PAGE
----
What Do You Mean by “Authentic”?

Within the paratextual preface to Jupiter Hammon’s works, it mentions his familiarity with his own “ethnic past” and how a view of ancient history provides a “source of pride and identity for African Americans.” Immediately after this, however, the preface’s author/s note that this connection with ancient history “has been an impetus for a recurring quest for authentic African history and culture.” At first, I wasn’t sure why the idea of “authentic” African history and culture resonated with me, and then I remembered Ron Eglash in African Fractals mentions this idea of authenticity amid a problematic natural-artificial struggle. What does “authentic,” in terms of African American, African, or any culture, mean?

Now, based on the preface, whether the author/s agree with this authenticity quest is unclear, but the fact that they include it did catch my attention. Building on this idea of authenticity, Ron Eglash notes the dangers of categorizing history as either natural or artificial, within what he calls the analog-digital distinction.  Eglash says that he finds the “egalitarian view of the analog/digital distinction hard to promote” because everyone can pick their “favorite views” which can be represented for the whole. Jean Jacques Rousseau did just this with language, arguing that European languages were based on “digital articulation” and “the language of the noble savage was closer to nature.” One is real, or authentic, the other a representation, according to Rousseau. Despite this, in light of our Frederick Douglass and Harriet Jacobs discussion, there can be multiple “authentic” perspectives told in different ways: both authors tell of their enslaved history.

These multiple perspectives, when on the “quest” for authenticity, can be pitted against one another and irresponsibly given the labels “natural” and “artificial,” as Rousseau did with language. For example, in class we discussed how Jacobs’ narrative was delegitimized and therefore wholly considered “artificial”  because white pro-slavery Americans didn’t believe her story. This would supplant Jacobs’ experience with Douglass’ narrative, telling only one story. African American culture and history, however, calls for both stories to be told because both experiences matter.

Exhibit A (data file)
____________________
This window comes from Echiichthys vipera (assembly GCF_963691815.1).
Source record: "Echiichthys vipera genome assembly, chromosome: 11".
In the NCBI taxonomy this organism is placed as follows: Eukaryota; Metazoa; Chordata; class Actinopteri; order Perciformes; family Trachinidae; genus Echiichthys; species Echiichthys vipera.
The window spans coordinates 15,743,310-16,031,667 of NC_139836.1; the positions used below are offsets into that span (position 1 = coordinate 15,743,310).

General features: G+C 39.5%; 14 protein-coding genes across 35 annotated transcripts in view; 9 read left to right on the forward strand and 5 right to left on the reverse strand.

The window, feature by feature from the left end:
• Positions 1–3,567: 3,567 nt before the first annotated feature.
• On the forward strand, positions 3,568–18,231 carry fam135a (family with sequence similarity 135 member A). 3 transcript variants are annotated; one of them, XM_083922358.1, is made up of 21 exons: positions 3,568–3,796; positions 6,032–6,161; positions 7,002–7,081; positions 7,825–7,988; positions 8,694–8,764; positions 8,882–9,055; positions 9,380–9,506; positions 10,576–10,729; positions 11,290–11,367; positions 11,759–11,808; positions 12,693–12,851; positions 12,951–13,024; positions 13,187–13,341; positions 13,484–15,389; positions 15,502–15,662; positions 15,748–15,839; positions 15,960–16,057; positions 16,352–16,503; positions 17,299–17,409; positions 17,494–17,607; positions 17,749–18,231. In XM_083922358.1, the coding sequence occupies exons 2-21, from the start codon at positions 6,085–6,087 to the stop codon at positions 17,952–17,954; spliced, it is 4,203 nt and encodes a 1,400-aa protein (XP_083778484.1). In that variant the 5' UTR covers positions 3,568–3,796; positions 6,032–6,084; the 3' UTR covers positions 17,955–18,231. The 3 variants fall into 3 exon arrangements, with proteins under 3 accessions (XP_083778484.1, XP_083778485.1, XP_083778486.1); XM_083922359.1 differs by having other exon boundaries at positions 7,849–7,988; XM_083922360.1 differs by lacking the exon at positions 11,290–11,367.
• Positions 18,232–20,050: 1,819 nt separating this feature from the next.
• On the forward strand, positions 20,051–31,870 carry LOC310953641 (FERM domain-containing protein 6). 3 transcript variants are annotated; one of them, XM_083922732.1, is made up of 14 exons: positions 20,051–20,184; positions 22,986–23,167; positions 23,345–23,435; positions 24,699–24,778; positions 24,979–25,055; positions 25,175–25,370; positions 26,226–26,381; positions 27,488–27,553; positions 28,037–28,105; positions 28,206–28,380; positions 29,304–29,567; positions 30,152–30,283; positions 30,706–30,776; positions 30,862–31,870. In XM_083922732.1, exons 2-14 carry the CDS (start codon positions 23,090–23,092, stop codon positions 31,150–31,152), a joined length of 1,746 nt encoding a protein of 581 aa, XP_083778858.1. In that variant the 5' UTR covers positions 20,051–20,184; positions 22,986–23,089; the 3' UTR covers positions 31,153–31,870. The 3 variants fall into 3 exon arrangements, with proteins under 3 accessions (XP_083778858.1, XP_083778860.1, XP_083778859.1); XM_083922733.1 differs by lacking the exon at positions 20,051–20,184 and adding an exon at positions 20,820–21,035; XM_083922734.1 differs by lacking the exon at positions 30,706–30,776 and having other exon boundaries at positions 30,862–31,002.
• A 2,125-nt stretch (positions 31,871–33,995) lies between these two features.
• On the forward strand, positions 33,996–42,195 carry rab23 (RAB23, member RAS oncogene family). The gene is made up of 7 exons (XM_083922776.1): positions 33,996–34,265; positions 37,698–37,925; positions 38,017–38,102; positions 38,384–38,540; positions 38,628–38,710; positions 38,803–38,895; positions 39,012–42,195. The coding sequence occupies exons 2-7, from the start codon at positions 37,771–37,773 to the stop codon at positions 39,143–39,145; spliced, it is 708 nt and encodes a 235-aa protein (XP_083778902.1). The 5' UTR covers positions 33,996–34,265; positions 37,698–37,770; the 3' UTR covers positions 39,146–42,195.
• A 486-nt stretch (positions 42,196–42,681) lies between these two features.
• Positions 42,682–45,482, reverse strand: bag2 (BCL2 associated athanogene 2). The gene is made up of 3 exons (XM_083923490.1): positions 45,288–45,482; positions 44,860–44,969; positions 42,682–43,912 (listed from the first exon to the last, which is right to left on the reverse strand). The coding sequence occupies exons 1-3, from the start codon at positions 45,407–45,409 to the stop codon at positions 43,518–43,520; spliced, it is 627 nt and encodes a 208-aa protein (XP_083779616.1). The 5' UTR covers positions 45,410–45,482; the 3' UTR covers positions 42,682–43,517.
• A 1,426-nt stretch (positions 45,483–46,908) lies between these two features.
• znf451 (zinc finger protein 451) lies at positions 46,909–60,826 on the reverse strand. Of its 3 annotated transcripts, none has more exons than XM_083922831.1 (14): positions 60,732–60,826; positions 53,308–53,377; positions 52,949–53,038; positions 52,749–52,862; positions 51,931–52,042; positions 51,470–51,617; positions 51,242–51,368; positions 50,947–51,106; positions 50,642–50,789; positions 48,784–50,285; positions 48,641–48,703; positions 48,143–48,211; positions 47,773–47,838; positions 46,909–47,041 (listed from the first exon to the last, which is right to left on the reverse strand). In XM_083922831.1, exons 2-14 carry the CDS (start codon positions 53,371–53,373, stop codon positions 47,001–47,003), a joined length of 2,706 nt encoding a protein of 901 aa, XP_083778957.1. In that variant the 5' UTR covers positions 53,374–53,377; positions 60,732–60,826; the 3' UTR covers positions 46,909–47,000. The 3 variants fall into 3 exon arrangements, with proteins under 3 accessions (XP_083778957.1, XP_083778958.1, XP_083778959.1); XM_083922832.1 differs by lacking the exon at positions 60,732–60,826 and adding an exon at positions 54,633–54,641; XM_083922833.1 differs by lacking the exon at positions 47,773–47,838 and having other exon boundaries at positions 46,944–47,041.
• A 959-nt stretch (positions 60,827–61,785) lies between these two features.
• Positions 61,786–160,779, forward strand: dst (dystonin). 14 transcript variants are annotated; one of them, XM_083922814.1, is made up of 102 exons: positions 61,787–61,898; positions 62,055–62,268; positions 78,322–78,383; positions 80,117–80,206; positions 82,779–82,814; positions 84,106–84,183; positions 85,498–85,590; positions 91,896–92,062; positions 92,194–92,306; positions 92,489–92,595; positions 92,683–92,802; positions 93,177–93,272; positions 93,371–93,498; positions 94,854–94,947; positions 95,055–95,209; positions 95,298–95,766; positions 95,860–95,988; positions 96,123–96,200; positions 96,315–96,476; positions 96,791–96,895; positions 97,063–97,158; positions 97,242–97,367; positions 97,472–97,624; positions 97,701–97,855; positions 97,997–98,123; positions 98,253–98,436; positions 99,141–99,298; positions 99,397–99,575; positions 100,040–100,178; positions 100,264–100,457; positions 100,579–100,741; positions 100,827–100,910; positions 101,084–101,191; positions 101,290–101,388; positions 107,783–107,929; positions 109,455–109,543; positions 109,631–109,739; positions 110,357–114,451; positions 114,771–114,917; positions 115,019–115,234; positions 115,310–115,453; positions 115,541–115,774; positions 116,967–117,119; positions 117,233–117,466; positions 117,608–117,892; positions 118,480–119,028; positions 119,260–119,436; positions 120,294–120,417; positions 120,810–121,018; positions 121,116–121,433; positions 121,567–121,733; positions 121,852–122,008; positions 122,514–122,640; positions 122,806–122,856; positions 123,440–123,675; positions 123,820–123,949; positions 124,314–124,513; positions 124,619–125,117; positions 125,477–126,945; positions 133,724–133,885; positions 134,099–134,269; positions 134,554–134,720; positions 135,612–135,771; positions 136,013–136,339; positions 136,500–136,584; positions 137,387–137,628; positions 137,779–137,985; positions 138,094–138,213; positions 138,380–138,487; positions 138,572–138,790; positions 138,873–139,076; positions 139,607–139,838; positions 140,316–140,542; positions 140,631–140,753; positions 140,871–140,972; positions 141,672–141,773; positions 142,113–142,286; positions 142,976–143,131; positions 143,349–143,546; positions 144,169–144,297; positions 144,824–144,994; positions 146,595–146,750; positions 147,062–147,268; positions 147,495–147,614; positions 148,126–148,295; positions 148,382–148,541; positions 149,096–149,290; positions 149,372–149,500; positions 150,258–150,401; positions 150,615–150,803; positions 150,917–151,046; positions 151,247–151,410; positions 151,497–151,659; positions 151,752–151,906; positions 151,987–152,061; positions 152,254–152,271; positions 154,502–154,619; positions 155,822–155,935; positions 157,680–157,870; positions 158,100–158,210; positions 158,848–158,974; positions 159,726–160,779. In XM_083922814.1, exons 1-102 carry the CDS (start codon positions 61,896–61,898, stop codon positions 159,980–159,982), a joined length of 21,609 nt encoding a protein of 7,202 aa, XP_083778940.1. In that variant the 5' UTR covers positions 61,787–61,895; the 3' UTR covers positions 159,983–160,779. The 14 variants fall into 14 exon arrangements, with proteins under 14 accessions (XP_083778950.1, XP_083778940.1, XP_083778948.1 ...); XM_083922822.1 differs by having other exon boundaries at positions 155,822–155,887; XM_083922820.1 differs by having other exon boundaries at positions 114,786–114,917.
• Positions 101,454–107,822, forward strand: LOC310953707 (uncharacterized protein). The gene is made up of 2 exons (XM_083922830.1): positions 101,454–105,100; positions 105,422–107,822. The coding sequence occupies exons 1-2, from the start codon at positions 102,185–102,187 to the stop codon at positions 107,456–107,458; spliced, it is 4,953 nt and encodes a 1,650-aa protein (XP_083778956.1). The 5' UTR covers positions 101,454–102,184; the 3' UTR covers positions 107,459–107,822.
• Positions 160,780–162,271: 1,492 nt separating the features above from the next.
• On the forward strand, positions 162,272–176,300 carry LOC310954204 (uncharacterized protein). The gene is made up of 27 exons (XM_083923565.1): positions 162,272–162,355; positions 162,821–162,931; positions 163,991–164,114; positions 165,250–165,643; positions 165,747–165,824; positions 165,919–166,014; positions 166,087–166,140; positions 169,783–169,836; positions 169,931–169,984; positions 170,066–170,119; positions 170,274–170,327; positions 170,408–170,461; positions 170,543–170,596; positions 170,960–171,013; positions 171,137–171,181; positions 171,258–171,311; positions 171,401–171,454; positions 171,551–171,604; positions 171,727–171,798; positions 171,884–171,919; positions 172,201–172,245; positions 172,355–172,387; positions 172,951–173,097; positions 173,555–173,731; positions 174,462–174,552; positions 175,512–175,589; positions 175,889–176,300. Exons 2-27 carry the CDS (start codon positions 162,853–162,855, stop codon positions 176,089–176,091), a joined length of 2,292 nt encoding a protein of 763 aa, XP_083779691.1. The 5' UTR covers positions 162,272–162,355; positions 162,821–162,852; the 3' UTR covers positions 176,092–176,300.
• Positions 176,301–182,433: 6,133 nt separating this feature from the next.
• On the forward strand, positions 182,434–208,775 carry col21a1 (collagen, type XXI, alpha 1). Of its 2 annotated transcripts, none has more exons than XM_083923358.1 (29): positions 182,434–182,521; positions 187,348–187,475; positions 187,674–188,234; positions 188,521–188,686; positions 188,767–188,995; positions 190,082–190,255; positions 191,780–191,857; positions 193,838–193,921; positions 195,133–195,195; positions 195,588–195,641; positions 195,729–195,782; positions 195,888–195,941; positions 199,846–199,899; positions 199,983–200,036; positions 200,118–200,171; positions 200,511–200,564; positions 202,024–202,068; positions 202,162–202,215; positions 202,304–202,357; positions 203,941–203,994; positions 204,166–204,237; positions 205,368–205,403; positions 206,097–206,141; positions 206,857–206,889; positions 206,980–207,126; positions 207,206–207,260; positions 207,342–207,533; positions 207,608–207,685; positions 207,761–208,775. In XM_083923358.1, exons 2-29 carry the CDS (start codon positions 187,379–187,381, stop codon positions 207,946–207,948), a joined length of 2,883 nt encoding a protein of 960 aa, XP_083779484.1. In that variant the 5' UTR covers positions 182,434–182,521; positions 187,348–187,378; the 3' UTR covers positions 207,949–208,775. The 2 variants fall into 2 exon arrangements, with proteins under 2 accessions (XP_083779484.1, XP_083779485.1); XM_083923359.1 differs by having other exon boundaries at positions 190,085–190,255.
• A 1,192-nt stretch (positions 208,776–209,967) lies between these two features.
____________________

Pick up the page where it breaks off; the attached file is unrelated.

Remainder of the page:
Tying this in with Chimamanda Ngozi Adichie’s “The Danger of a Single Story,” placing labels, the only artificial component of this discussion, on experiences does an injustice to the entire community. There is no one single “authentic”  history or culture, whether African,  African American, and so on. I understand the importance of ensuring African and African American culture and history are not inauthentically redacted, adapted, or censured through oppressive outside cultures, but there are many stories coming from within the culture, all “authentic,” that constitute them, as the Douglass and Jacobs example points out. These stories shouldn’t be ignored.

Looking at the harm this disservice of a single story has done to other groups historically, the 20th century Catholic-Protestant/Nationalist-Unionist conflict in Ireland and our current  issues with United States immigration come to mind.  Pigeonholing an entire people under one particular authentic “essence”(as Dr. Doggett would put it) only brings up questions of who/what is and who/what is not included as “authentic” or essential. While I would hope the author/s of the preface didn’t mean this by that one sentence of a “quest” for authenticity, the reminder of that quest’s danger is still necessary.

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